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Attorney General Nessel and 22 other AGs File Suit Against Secretary DeVos and U.S. Department of Education for Repealing Critical Borrower Defense Regulations
July 16, 2020
LANSING – Michigan Attorney General Dana Nessel has joined 22 other attorneys general in filing a lawsuit against Secretary of Education Betsy DeVos and the U.S. Department of Education (USDE) challenging their action to repeal the 2016 borrower defense regulations and replace them with regulations that appear to benefit predatory for-profit schools at the expense of defrauded students.
The 2016 borrower defense regulations established critical protections for student borrowers who have been misled or defrauded by predatory schools by providing borrowers an efficient pathway to get relief from their federal student loans, and creating robust deterrents for schools that engage in predatory conduct. Under the Trump administration, USDE repealed the 2016 regulations and replaced them with new ones that make it extremely difficult for victimized students to obtain financial relief, while rolling back critical oversight measures.
In the lawsuit, filed Wednesday, the coalition argues that USDE’s decision to repeal and replace the Obama-era regulations violates the Administrative Procedure Act (APA), and asks the court to vacate USDE’s new regulations.
“At a time when the Department of Education should want to make every effort to ensure student borrowers are protected as they seek an education, my colleagues and I are left with no other choice but to take Betsy DeVos to court,” said Nessel. “We are calling on the Department of Education to do right by student borrowers who get robbed by for-profit institutions, rather than to make it more difficult for them to seek relief by rolling back the protections already in place. We have seen thousands of Michiganders fall victim to the misconduct of for-profit institutions. That is reason alone to join in this fight.”
Investigations and enforcement actions by attorneys general have revealed the misconduct of numerous for-profit schools and helped secure relief for tens of thousands of student borrowers.
The Higher Education Act requires that the Secretary of Education issue regulations that provide for a meaningful process for students to obtain federal student loan relief where their schools have engaged in misconduct. Consistent with this Congressional mandate, in November 2016, USDE issued new borrower defense regulations that offered meaningful protections to defrauded student borrowers. The regulations built on lessons learned from the collapse of Corinthian Colleges – a predatory, for-profit chain of colleges that left tens of thousands of students across the nation in need of relief. Specifically, the 2016 regulations provided misled and defrauded borrowers access to a consistent, clear, fair and transparent process to seek debt relief, and also protected taxpayers by holding schools that engage in misconduct accountable. The regulations also ensured that financially troubled schools provide financial protection to the government to ensure that, if they fail, taxpayers would not be left holding the bag.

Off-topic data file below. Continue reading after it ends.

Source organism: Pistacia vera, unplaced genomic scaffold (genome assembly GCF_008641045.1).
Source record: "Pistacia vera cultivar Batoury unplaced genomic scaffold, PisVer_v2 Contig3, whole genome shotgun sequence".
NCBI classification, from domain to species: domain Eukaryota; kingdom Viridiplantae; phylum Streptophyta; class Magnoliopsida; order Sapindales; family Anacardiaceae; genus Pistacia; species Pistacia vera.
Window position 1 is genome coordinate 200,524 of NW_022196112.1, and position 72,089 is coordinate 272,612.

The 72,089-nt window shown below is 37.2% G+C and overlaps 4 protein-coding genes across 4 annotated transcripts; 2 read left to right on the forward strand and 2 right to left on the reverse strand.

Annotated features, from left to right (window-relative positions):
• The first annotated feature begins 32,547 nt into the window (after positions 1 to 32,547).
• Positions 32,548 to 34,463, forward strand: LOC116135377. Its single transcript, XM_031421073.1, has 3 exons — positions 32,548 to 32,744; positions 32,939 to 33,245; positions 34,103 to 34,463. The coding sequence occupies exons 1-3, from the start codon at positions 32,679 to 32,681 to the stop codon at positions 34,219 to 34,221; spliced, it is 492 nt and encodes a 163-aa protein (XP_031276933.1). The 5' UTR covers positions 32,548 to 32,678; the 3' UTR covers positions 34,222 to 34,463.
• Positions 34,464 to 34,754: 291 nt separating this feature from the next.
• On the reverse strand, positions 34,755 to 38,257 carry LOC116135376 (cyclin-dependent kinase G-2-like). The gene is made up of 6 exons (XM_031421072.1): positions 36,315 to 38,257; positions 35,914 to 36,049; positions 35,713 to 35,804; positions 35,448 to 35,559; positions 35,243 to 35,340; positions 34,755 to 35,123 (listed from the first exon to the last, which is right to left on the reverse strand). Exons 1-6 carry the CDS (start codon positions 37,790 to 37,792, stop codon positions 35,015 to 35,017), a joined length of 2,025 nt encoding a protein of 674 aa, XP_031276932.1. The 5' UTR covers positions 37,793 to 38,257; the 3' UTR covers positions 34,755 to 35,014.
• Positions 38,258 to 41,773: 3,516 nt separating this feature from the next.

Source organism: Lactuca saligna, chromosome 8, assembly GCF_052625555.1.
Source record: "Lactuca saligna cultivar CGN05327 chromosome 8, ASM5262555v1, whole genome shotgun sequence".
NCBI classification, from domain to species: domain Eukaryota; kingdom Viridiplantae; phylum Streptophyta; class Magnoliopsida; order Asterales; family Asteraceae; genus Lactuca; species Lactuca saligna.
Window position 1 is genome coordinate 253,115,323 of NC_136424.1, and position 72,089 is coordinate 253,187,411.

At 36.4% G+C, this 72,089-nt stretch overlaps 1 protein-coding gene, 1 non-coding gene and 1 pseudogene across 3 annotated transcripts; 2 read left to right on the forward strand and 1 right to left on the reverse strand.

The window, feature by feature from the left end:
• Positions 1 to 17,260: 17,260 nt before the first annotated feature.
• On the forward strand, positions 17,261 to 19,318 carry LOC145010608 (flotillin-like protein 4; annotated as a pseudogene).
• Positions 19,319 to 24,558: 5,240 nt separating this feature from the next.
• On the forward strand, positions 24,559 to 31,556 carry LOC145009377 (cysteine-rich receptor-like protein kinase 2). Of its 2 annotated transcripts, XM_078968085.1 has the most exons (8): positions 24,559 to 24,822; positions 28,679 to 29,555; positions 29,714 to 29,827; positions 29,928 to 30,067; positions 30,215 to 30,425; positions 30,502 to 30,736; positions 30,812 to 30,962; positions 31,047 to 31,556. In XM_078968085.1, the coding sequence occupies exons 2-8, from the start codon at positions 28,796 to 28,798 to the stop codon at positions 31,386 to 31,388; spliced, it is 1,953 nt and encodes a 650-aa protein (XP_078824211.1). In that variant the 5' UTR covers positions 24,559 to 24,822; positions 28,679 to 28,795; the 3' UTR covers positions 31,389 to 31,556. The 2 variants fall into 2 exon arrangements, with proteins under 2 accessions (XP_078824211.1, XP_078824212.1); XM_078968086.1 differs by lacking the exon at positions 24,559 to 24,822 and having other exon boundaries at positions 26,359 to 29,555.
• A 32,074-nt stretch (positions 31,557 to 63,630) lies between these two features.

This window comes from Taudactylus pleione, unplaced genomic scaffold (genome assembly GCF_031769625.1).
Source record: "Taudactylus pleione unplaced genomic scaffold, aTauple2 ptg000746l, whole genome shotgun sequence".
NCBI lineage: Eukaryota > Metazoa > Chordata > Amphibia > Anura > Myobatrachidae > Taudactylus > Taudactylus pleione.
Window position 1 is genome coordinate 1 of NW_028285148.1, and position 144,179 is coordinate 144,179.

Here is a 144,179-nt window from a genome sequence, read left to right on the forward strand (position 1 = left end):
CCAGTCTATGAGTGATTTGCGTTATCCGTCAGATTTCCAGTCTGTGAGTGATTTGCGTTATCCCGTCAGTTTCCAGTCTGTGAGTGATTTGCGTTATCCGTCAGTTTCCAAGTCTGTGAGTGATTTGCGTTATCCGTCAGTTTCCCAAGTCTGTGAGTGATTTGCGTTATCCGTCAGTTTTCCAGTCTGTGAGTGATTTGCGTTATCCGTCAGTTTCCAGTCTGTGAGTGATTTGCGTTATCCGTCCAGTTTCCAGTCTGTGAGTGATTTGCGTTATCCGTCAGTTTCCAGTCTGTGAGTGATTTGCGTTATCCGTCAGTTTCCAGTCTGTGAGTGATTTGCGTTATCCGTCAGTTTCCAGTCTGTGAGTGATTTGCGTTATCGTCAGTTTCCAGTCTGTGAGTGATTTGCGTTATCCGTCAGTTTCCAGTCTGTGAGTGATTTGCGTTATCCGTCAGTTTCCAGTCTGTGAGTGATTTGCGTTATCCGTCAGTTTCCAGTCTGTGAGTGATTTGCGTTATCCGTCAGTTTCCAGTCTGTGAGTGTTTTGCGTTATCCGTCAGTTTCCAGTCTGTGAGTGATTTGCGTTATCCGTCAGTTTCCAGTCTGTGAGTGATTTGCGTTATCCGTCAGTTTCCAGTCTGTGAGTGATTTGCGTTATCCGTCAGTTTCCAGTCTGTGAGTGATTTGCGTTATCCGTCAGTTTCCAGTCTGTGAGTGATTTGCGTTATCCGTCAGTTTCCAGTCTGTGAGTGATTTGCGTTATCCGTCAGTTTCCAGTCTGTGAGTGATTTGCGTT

In the lawsuit, filed in the U.S. District Court for the Northern District of California, the coalition argues that USDE’s repeal and replacement of the 2016 borrower defense regulations violates the APA because:
- It is arbitrary and capricious. The decision to repeal and replace the 2016 rule was not the product of reasoned decision-making as required by the APA. In explaining its rationale for the new regulations, USDE rejected prior agency determinations going back decades without explanation, grounded its analysis in fundamental misunderstandings, failed to consider alternatives, and disregarded facts and circumstances.
- It does not comply with Congress’s requirement that the Secretary implement a meaningful process for borrowers to obtain relief. Instead, it establishes an illusory process that makes it practically impossible for students to qualify for borrower defense relief. USDE admits as much by acknowledging that only around 4 percent of borrowers eligible for relief will actually get relief.
In filing this lawsuit, Attorney General Nessel joins the attorneys general of California, Massachusetts, Colorado, Connecticut, Delaware, the District of Columbia, Hawaii, Illinois, Maine, Maryland, Minnesota, Nevada, New Jersey, New Mexico, New York, North Carolina, Oregon, Pennsylvania, Rhode Island, Vermont, Virginia, and Wisconsin.